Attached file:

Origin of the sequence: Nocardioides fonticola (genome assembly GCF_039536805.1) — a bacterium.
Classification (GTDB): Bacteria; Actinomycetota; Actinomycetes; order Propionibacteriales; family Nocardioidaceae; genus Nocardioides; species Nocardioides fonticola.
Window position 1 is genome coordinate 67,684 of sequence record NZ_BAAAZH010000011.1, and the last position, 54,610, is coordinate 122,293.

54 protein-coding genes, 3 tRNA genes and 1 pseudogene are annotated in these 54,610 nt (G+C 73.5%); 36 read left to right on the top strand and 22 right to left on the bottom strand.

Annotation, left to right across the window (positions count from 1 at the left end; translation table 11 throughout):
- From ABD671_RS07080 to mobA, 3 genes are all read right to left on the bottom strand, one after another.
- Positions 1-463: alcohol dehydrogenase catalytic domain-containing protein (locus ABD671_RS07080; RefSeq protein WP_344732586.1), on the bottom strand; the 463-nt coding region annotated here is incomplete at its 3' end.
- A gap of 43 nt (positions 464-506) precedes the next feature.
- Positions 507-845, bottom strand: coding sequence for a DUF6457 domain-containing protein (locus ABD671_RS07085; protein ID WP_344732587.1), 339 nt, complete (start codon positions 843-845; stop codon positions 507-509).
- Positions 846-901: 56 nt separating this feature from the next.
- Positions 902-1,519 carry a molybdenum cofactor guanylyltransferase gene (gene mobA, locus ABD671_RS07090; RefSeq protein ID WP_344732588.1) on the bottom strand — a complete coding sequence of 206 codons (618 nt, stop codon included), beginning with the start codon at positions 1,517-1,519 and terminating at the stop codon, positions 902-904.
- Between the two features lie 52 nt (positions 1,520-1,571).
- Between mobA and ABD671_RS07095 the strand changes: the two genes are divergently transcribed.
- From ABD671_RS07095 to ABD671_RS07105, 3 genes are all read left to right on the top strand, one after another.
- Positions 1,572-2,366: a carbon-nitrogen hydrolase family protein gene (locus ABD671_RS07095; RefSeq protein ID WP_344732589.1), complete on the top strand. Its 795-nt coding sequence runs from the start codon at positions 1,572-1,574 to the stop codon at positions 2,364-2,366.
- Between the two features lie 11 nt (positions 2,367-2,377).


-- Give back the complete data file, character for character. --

Origin of the sequence: Nocardioides fonticola (genome assembly GCF_039536805.1) — a bacterium.
Classification (GTDB): Bacteria; Actinomycetota; Actinomycetes; order Propionibacteriales; family Nocardioidaceae; genus Nocardioides; species Nocardioides fonticola.
Window position 1 is genome coordinate 67,684 of sequence record NZ_BAAAZH010000011.1, and the last position, 54,610, is coordinate 122,293.

54 protein-coding genes, 3 tRNA genes and 1 pseudogene are annotated in these 54,610 nt (G+C 73.5%); 36 read left to right on the top strand and 22 right to left on the bottom strand.

Annotation, left to right across the window (positions count from 1 at the left end; translation table 11 throughout):
- From ABD671_RS07080 to mobA, 3 genes are all read right to left on the bottom strand, one after another.
- Positions 1-463: alcohol dehydrogenase catalytic domain-containing protein (locus ABD671_RS07080; RefSeq protein WP_344732586.1), on the bottom strand; the 463-nt coding region annotated here is incomplete at its 3' end.
- A gap of 43 nt (positions 464-506) precedes the next feature.
- Positions 507-845, bottom strand: coding sequence for a DUF6457 domain-containing protein (locus ABD671_RS07085; protein ID WP_344732587.1), 339 nt, complete (start codon positions 843-845; stop codon positions 507-509).
- Positions 846-901: 56 nt separating this feature from the next.
- Positions 902-1,519 carry a molybdenum cofactor guanylyltransferase gene (gene mobA, locus ABD671_RS07090; RefSeq protein ID WP_344732588.1) on the bottom strand — a complete coding sequence of 206 codons (618 nt, stop codon included), beginning with the start codon at positions 1,517-1,519 and terminating at the stop codon, positions 902-904.
- Between the two features lie 52 nt (positions 1,520-1,571).
- Between mobA and ABD671_RS07095 the strand changes: the two genes are divergently transcribed.
- From ABD671_RS07095 to ABD671_RS07105, 3 genes are all read left to right on the top strand, one after another.
- Positions 1,572-2,366: a carbon-nitrogen hydrolase family protein gene (locus ABD671_RS07095; RefSeq protein ID WP_344732589.1), complete on the top strand. Its 795-nt coding sequence runs from the start codon at positions 1,572-1,574 to the stop codon at positions 2,364-2,366.
- Between the two features lie 11 nt (positions 2,367-2,377).